In a nutshell
-100BC to -600BC :
Celts tribes inhabited the region and left several footprints behind them. Some sites such as Titelberg, counting several dwellings and religious sites; the place that was also a trade center and important passage at the time
-100BC to 5th Century:
Romans mastered the region for approximately 6 centuries. Luxembourg counted several roman cities as located on their trade ways (from France to actual Sarre in Germany)
Ardennes count Sigefroi bought the fort « Lucilinburhuc” as an exchange with Saint-Maximin de Trèves Abbey and made it his headquarters
with the final acquisition of Chiny County, Luxembourg Duke properties reach their maximal extent (10.000km²)
Philippe Le Bon, Duke of Burgundy, conquered the city of Luxembourg. Luxembourg Duchy enters in the properties of Netherlands, marking the beginning of 4 centuries of foreign domination
After a siege led by Vauban, Louis XIV troops took the city and the fortress of Luxembourg. Major renovation started afterwards
1815: Vienna Congress. Creation of the Grand Duchy of Luxembourg that is given as personal union to Guillaume I, king of Netherlands. Entered in the German confederation, Luxembourg became a federal fortress and hosts a garrison from Prussia
1839: London Treaty. Luxembourg is shared into two parts, le West side goes to Belgium, when the East side remains Grand Duchy of Luxembourg. Luxembourg got his current georgraphical borders at that time. (2.586km²)
1867: Treaty of London. Grand Duchy obtained the status of Permanently Neutral and Disarmed State. The garrison from Prussia left the fortress, which is dismantled
1944: Luxembourg City is freed by the American on the 10th of September
1949: after Luxembourg abandoned its neutrality (in 1948), it joins NATO
Luxembourg City is assigned as temporary seat for the first European community
1957: Luxembourg signed, with Belgium, Netherlands, Italy, Germany and France, Rome treaties, creating the European Economic Community (EEC) and the E3uropean Atomic Energy Community (Euratom)
1992: Edimburg European Summit confirms Luxembourg city as headquarters for the Community Institutions together with Brussels and Strasbourg.
The politics of Luxembourg takes place in a framework of a parliamentary representative democratic monarchy, whereby the Prime Minister of Luxembourg is the head of government, and of a multi-party system. Executive power is under the constitution of 1868, as amended, exercised by the government, by the Grand Duke and the Council of Government, which consists of a prime minister and several other ministers. Usually the prime minister is the leader of the political party or coalition of parties having the most seats in parliament.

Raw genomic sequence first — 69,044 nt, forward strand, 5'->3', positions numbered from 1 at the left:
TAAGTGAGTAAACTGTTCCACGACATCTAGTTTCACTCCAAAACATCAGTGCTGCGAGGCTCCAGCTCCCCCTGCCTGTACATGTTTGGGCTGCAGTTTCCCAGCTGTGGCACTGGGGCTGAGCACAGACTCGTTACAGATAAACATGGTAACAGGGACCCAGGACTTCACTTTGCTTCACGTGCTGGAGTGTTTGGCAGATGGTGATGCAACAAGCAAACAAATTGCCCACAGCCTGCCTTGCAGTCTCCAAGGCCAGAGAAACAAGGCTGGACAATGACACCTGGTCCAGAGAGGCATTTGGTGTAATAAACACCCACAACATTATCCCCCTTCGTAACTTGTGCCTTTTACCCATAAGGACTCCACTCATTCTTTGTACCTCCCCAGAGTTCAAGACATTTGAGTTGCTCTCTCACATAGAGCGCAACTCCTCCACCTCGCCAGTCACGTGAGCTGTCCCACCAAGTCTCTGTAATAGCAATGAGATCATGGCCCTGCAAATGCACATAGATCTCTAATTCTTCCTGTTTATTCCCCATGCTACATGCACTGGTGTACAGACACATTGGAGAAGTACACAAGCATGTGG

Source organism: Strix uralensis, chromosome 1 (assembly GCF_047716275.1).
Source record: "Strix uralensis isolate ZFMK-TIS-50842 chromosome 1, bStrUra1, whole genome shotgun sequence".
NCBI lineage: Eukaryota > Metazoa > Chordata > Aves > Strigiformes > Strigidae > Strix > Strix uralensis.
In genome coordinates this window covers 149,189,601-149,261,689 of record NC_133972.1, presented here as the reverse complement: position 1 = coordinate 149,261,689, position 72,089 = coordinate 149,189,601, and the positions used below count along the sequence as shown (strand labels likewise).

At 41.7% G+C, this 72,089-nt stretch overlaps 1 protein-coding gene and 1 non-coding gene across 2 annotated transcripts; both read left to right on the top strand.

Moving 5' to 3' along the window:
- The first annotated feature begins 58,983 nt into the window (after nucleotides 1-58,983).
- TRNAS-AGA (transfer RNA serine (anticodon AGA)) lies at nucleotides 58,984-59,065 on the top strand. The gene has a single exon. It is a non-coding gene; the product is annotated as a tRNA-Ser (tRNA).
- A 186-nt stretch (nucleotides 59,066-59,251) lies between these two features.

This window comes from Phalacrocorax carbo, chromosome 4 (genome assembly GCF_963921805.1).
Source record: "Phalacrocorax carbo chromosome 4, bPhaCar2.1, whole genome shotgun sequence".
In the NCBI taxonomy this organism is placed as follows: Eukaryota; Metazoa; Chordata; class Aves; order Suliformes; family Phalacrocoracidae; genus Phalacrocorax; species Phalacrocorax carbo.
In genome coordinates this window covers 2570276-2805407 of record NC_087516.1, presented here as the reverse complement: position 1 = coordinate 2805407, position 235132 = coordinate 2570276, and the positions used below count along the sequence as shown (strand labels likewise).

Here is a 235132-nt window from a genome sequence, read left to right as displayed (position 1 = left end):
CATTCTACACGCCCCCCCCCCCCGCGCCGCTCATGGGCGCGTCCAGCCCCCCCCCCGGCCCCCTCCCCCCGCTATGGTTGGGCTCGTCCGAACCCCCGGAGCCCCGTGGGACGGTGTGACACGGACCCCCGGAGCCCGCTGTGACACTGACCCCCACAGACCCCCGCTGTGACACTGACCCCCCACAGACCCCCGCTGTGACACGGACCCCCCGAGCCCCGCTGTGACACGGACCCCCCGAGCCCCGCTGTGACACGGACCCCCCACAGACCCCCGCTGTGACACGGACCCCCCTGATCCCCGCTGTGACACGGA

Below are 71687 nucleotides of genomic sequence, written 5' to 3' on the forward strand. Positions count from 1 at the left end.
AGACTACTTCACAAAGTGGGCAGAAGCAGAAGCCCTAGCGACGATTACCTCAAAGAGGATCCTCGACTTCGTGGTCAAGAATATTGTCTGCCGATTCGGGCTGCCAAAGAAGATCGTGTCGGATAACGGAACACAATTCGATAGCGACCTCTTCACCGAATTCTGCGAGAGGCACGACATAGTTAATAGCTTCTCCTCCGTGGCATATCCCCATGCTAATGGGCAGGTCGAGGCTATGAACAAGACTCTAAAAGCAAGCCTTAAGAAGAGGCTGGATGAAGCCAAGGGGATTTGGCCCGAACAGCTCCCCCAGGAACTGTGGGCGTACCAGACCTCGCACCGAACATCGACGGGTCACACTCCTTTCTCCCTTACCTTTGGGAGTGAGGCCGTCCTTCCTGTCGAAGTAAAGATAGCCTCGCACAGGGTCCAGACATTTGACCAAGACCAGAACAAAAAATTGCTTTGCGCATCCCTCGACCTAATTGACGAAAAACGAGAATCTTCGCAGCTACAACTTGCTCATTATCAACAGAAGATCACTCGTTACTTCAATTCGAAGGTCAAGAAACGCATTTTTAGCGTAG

Legislative power is vested in both the government and parliament. The judiciary is independent of the executive and the legislature.
Legislative power is vested in the Chamber of Deputies, elected directly to five-year terms.
Luxembourg law is a composite of local practice, legal tradition, and French, Belgian, and German systems. The apex of the judicial system is the Superior Court of Justice, whose judges are appointed by the Grand Duke for life. The same goes for the Administrative Court.
The economy of Luxembourg is largely dependent on the banking, steel, and industrial sectors. Luxembourgers enjoy the second highest per capita gross domestic product in the world (CIA 2007 est.), behind Qatar. Luxembourg is seen as a diversified industrialized nation, contrasting the oil boom in Qatar, the major monetary source of that nation.
Although Luxembourg in tourist literature is aptly called the “Green Heart of Europe”, its pastoral land coexists with a highly industrialized and export-intensive economy. Luxembourg enjoys a degree of economic prosperity almost unique among industrialized democracies.
The architecture of Luxembourg probably extends back to the Treveri, a Celtic tribe who prospered in the 1st century BC. A few ruins remain from the Roman occupation but the most significant contributions over the centuries have been the country’s castles and churches.
Today there is a veritable architectural boom as Luxembourg’s economic prosperity provides a basis for developments in the financial, EU and cultural sectors with a number of world-class buildings. All along the city you can find a great mix of modern architecture and urbanism combined with traditional elements and even former buildings dated from the Romans and other civilizations who dominate Luxembourg for several centuries.
Gare Belval Universite Luxembourg Horizon building
Incubateur d’entreprises – Esch Belval Lalux
Pavillon Madeleine Château d’Urspelt
The Grand Duchy of Luxembourg is one of the smallest countries in western Europe. Ir is bordered by Belgium (148km), Germany (138km) and France (73km).
With an area of 2586 square km, the country is clearly divided into two defined regions:
– The “Eisléck” or ‘Oesling’ in the north, which is part of the Ardennes, on the western rim of the Eifel, and covers one third of the territory. It is a wooded country of great scenic beauty. Highest point: 555 meters (1823 feet).
– The ‘Good country’ in the centre and the South, covering the remainder of the territory, is mainly rolling farmland and woods. Average height: 270 meters (900 feet). Culminating point 426 meters (1400 feet). It is bordered in the east by the wine producing valley of the Moselle, and in the extreme South West by a narrow strip of red earth which forms the Luxembourg iron-ore basin.